1.2. Terminology and Applicability

This document uses the following terminology from Section 3 of [STRUCTURED-FIELDS] to specify syntax and parsing: List and Byte Sequence.

Phrases like "TLS client certificate authentication" or "mutually authenticated TLS" are used throughout this document to refer to the process whereby, in addition to the normal TLS server authentication with a certificate, a client presents its X.509 certificate [RFC5280] and proves possession of the corresponding private key to a server when negotiating a TLS connection or the resumption of such a connection. In contemporary versions of TLS [TLS] [TLS1.2], mutual authentication requires the client to send the Certificate and CertificateVerify messages during the handshake and the server to verify the CertificateVerify and Finished messages.

HTTP/2 restricts TLS 1.2 renegotiation (Section 9.2.1 of [HTTP/2]) and prohibits TLS 1.3 post-handshake authentication (Section 9.2.3 of [HTTP/2]). However, they are sometimes used to implement reactive client certificate authentication in HTTP/1.1 [HTTP/1.1] where the server decides whether to request a client certificate based on the HTTP request. HTTP application data sent on such a connection after receipt and verification of the client certificate is also mutually authenticated and thus suitable for the mechanisms described in this document. With post-handshake authentication, there is also the possibility, though unlikely in practice, of multiple certificates and certificate chains from the client on a connection. In this case, only the certificate and chain of the last post-handshake authentication are to be utilized for the header fields described herein.

2. HTTP Header Fields and Processing Rules

This document designates the following headers, defined further in Sections 2.2 and 2.3, respectively, to carry the client certificate information of a mutually authenticated TLS connection. The headers convey the information from the reverse proxy to the origin server.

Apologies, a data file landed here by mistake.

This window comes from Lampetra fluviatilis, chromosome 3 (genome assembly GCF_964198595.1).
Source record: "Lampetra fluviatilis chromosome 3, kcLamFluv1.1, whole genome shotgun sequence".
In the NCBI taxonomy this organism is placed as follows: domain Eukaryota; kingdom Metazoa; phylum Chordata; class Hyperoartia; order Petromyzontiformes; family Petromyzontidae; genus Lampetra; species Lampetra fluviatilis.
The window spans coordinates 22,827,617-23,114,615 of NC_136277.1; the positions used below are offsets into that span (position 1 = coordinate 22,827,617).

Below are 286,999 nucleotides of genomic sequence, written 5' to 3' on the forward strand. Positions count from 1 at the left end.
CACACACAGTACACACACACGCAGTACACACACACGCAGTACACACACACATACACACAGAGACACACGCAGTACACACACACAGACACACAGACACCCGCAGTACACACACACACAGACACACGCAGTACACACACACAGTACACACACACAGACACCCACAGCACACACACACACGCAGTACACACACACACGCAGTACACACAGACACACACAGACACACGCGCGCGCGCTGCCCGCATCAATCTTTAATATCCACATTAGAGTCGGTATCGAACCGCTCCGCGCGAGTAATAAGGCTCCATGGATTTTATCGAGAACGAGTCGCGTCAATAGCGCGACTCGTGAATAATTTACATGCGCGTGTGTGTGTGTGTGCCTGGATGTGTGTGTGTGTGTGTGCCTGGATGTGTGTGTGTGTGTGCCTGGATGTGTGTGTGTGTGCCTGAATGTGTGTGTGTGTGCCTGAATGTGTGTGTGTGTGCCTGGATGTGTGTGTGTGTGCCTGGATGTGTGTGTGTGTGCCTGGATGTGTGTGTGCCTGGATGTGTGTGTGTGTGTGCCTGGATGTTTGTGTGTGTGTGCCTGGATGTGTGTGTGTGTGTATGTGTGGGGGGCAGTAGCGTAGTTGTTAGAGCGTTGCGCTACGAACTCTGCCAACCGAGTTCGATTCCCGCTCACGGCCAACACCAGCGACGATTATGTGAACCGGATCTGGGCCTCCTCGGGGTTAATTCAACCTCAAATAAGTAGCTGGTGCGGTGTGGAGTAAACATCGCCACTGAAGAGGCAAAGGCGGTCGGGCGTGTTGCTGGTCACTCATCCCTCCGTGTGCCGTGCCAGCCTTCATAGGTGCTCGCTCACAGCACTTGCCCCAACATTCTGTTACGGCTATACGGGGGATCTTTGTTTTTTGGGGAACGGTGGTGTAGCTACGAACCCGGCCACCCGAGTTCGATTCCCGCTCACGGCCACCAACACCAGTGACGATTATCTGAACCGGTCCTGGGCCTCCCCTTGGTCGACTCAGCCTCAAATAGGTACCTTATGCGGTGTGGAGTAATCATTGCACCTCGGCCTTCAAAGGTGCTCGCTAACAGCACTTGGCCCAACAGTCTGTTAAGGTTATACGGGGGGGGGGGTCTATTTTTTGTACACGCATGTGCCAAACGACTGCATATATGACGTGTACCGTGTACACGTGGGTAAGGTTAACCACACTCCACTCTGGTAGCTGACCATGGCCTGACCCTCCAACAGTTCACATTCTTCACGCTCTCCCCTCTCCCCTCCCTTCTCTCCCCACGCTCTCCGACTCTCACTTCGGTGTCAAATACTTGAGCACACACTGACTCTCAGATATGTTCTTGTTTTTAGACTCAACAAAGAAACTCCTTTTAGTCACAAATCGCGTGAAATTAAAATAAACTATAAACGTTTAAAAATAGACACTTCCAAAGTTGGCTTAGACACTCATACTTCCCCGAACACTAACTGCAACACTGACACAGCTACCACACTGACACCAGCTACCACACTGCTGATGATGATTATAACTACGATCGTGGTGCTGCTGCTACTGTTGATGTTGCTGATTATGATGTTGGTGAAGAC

The end-entity certificate used by the client in the TLS handshake with the reverse proxy.
The certificate chain used for validation of the end-entity certificate provided by the client in the TLS handshake with the reverse proxy.

2.1. Encoding

The headers in this document encode certificates as Byte Sequences (Section 3.3.5 of [STRUCTURED-FIELDS]) where the value of the binary data is a DER-encoded [ITU.X690] X.509 certificate [RFC5280]. In effect, this means that the binary DER certificate is encoded using base64 (without line breaks, spaces, or other characters outside the base64 alphabet) and delimited with colons on either side.

Note that certificates are often stored in an encoded textual format, such as the one described in Section 5.1 of [RFC7468], which is already nearly compatible with a Byte Sequence. If certificates are encoded as such, it will be sufficient to replace "---(BEGIN|END) CERTIFICATE---" with ":" and remove line breaks in order to generate an appropriate item.

2.3. Client-Cert-Chain HTTP Header Field

In the context of a TLS terminating reverse proxy deployment, the proxy MAY make the certificate chain available to the backend application with the Client-Cert-Chain HTTP header field.

Client-Cert-Chain is a List (Section 3.1 of [STRUCTURED-FIELDS]). Each item in the List MUST be a Byte Sequence encoded as described in Section 2.1. The order is the same as the ordering in TLS (as described in Section 4.4.2 of [TLS]).

Client-Cert-Chain MUST NOT appear unless Client-Cert is also present, and it does not itself include the end-entity certificate that is already present in Client-Cert. The root certificate MAY be omitted from Client-Cert-Chain, provided that the target origin server is known to possess the omitted trust anchor.

The Client-Cert-Chain header field is only for use in HTTP requests and MUST NOT be used in HTTP responses. It MAY have a list of values or occur multiple times in a request. For header compression purposes, it might be advantageous to split lists into multiple instances.

Figure 3 in Appendix A has an example of the Client-Cert-Chain header field.

2.4. Processing Rules

This section outlines the applicable processing rules for a TTRP that has negotiated a mutually authenticated TLS connection to convey the client certificate from that connection to the backend origin servers. This technique is to be used as a configuration or deployment option, and the processing rules described herein are for servers operating with that option enabled.

A TTRP negotiates the use of a mutually authenticated TLS connection with the client, such as is described in [TLS] or [TLS1.2], and validates the client certificate per its policy and trusted certificate authorities. Each HTTP request on the underlying TLS connection is dispatched to the origin server with the following modifications: